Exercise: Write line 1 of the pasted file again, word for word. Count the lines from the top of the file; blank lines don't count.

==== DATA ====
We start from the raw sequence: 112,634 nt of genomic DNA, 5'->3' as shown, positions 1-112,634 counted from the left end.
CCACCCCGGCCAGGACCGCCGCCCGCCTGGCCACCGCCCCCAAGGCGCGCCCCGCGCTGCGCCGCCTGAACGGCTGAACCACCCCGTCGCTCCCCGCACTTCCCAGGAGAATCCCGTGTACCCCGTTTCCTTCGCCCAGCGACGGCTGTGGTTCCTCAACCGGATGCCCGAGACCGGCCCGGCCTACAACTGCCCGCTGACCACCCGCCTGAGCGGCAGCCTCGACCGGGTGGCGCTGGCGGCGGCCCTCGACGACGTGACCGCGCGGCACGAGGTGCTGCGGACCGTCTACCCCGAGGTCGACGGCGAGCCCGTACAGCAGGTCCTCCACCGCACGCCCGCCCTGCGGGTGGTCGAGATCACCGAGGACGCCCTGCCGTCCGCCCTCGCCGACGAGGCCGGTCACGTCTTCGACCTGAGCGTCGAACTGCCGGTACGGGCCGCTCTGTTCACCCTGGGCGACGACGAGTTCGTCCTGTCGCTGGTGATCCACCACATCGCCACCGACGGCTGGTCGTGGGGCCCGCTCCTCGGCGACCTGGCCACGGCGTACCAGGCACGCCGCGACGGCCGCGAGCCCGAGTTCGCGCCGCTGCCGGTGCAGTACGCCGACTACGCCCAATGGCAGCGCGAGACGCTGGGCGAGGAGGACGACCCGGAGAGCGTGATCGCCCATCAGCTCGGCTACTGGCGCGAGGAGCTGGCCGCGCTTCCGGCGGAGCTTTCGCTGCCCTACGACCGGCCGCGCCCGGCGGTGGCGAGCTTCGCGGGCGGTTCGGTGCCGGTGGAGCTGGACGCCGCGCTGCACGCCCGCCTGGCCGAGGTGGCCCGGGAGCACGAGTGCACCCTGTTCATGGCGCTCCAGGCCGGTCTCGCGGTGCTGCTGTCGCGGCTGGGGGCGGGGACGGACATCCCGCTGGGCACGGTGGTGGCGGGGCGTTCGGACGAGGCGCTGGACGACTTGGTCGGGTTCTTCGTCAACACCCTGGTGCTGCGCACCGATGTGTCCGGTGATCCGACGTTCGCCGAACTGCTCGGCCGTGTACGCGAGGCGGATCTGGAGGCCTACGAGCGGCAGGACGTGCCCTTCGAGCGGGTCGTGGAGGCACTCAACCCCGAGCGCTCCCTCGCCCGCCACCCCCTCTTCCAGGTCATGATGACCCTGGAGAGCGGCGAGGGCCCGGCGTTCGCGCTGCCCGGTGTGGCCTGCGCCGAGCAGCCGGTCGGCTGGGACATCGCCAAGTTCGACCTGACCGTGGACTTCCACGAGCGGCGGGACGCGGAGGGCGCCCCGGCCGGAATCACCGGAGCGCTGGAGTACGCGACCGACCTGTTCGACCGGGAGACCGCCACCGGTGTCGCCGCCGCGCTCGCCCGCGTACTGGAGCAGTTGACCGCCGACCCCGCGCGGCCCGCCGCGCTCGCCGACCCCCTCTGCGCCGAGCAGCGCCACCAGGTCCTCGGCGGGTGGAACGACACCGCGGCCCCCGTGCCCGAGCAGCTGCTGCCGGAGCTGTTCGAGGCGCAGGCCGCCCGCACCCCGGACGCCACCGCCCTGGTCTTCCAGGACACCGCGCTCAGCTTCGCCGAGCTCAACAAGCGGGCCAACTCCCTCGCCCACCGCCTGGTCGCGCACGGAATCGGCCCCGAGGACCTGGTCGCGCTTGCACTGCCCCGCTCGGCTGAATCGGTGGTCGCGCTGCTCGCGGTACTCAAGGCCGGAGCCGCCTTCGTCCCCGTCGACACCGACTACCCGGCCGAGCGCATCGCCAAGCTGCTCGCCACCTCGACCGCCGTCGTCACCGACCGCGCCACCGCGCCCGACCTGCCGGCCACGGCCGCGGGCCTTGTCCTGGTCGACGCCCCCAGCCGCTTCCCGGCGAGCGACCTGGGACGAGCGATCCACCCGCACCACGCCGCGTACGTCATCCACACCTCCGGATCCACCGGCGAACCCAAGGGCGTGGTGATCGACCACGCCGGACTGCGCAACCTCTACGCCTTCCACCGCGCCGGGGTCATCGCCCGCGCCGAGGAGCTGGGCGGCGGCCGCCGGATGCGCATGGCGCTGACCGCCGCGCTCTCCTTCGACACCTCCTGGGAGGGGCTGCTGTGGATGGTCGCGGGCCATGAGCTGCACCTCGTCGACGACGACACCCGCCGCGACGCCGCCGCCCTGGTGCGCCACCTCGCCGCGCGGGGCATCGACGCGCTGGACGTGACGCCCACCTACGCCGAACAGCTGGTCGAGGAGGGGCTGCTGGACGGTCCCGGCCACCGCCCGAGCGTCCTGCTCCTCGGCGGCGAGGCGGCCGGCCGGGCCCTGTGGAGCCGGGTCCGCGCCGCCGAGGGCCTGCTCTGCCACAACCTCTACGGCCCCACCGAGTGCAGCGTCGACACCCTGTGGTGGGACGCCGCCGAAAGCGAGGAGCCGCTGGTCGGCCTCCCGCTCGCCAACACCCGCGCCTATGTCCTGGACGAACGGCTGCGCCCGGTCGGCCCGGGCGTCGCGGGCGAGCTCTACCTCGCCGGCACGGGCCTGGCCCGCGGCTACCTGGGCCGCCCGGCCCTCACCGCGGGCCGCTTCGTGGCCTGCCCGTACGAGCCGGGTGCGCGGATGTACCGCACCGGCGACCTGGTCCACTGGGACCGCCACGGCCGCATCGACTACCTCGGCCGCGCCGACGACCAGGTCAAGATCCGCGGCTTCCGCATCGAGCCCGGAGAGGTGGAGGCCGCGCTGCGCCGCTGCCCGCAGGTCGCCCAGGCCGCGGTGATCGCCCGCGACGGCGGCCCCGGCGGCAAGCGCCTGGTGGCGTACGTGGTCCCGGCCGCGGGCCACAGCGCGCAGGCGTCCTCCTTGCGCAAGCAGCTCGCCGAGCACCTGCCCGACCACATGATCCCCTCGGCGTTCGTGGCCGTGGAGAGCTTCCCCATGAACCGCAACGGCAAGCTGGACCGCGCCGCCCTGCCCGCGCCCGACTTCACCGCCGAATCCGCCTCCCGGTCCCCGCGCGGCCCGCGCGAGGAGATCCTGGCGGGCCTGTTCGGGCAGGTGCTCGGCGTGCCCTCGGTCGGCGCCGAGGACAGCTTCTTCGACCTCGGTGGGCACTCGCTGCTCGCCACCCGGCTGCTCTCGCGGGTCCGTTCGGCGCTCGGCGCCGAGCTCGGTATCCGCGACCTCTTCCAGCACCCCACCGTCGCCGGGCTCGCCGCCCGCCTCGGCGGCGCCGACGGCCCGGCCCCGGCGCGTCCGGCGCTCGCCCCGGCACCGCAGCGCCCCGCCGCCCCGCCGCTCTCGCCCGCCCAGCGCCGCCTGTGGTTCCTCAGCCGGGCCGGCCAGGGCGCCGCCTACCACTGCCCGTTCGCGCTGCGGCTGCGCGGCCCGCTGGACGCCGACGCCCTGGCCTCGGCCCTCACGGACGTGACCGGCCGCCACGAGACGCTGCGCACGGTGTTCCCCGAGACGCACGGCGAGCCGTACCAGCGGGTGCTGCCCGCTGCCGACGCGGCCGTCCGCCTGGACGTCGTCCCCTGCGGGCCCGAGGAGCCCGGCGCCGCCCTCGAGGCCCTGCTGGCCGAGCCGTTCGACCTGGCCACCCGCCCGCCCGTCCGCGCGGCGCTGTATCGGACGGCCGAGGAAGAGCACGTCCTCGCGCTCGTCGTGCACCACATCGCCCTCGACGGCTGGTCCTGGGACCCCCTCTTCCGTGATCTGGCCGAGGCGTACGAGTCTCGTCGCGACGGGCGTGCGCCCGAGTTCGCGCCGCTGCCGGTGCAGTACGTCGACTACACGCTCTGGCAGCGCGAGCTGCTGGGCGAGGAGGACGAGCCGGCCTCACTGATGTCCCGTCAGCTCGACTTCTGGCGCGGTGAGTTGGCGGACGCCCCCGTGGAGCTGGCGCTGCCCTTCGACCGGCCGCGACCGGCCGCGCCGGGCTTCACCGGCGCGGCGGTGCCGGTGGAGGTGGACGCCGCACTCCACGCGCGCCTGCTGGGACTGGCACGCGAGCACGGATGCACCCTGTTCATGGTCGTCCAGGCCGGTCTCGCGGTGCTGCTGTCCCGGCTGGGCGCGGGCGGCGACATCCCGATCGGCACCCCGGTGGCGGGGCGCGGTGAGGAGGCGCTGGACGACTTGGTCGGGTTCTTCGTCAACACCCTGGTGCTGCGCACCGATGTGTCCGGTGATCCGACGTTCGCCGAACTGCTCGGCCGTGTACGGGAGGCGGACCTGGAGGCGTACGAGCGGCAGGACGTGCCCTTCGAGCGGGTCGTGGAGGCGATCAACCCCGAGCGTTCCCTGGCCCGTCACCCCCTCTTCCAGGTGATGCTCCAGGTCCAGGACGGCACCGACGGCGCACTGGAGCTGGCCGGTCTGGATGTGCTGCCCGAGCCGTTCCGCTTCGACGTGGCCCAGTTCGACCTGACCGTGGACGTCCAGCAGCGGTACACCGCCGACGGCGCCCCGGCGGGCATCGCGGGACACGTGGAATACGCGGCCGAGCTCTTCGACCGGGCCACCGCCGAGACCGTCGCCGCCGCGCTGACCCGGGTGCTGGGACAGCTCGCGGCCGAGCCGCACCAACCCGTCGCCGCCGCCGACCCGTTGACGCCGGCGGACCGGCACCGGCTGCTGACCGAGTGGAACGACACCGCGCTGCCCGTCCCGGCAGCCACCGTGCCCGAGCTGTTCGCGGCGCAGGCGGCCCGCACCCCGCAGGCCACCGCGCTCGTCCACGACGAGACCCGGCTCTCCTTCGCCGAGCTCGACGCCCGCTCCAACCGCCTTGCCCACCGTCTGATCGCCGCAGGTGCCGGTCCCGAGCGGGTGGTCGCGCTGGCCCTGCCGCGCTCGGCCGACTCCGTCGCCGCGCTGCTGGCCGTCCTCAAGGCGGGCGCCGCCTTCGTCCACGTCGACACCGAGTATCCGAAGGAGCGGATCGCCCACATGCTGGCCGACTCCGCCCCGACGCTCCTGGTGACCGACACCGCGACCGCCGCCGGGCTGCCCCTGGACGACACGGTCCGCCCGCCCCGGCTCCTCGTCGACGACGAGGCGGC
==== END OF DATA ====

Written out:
We start from the raw sequence: 112,634 nt of genomic DNA, 5'->3' as shown, positions 1-112,634 counted from the left end.